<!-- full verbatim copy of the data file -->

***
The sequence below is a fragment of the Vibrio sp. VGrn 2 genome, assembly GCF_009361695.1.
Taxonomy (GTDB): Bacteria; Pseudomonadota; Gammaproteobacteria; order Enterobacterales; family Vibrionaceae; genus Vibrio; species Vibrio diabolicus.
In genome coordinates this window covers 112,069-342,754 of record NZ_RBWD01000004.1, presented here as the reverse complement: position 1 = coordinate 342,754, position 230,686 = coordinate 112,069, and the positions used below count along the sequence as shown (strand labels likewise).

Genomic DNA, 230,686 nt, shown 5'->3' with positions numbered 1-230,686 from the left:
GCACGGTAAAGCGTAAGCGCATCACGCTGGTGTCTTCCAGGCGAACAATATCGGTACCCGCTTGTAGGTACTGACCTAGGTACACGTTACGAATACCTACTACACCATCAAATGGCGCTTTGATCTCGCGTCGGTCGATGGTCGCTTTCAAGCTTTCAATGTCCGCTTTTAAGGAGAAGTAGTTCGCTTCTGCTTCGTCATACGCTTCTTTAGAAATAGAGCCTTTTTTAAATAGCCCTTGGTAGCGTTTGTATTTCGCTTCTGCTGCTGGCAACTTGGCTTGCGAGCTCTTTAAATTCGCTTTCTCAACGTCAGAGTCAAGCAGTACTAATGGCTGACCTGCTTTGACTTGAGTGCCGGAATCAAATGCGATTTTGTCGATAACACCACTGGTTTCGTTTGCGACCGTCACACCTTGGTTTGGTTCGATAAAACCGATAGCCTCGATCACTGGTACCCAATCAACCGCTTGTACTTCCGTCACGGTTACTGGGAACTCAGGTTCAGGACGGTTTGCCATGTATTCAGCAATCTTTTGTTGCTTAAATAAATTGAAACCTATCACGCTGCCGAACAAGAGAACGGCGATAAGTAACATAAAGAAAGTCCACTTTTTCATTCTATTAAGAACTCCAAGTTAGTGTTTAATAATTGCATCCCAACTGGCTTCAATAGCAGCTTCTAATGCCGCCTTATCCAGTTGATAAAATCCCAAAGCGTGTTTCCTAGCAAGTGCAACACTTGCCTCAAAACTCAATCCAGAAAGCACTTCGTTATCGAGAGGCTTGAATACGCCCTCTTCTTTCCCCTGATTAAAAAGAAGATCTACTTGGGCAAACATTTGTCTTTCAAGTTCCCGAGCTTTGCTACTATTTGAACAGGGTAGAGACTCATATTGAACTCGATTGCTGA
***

The sequence below is a fragment of the Vibrio sp. VGrn 2 genome, assembly GCF_009361695.1.
Taxonomy (GTDB): Bacteria; Pseudomonadota; Gammaproteobacteria; order Enterobacterales; family Vibrionaceae; genus Vibrio; species Vibrio diabolicus.
In genome coordinates this window covers 112,069-342,754 of record NZ_RBWD01000004.1, presented here as the reverse complement: position 1 = coordinate 342,754, position 230,686 = coordinate 112,069, and the positions used below count along the sequence as shown (strand labels likewise).

Genomic DNA, 230,686 nt, shown 5'->3' with positions numbered 1-230,686 from the left:
GCACGGTAAAGCGTAAGCGCATCACGCTGGTGTCTTCCAGGCGAACAATATCGGTACCCGCTTGTAGGTACTGACCTAGGTACACGTTACGAATACCTACTACACCATCAAATGGCGCTTTGATCTCGCGTCGGTCGATGGTCGCTTTCAAGCTTTCAATGTCCGCTTTTAAGGAGAAGTAGTTCGCTTCTGCTTCGTCATACGCTTCTTTAGAAATAGAGCCTTTTTTAAATAGCCCTTGGTAGCGTTTGTATTTCGCTTCTGCTGCTGGCAACTTGGCTTGCGAGCTCTTTAAATTCGCTTTCTCAACGTCAGAGTCAAGCAGTACTAATGGCTGACCTGCTTTGACTTGAGTGCCGGAATCAAATGCGATTTTGTCGATAACACCACTGGTTTCGTTTGCGACCGTCACACCTTGGTTTGGTTCGATAAAACCGATAGCCTCGATCACTGGTACCCAATCAACCGCTTGTACTTCCGTCACGGTTACTGGGAACTCAGGTTCAGGACGGTTTGCCATGTATTCAGCAATCTTTTGTTGCTTAAATAAATTGAAACCTATCACGCTGCCGAACAAGAGAACGGCGATAAGTAACATAAAGAAAGTCCACTTTTTCATTCTATTAAGAACTCCAAGTTAGTGTTTAATAATTGCATCCCAACTGGCTTCAATAGCAGCTTCTAATGCCGCCTTATCCAGTTGATAAAATCCCAAAGCGTGTTTCCTAGCAAGTGCAACACTTGCCTCAAAACTCAATCCAGAAAGCACTTCGTTATCGAGAGGCTTGAATACGCCCTCTTCTTTCCCCTGATTAAAAAGAAGATCTACTTGGGCAAACATTTGTCTTTCAAGTTCCCGAGCTTTGCTACTATTTGAACAGGGTAGAGACTCATATTGAACTCGATTGCTGA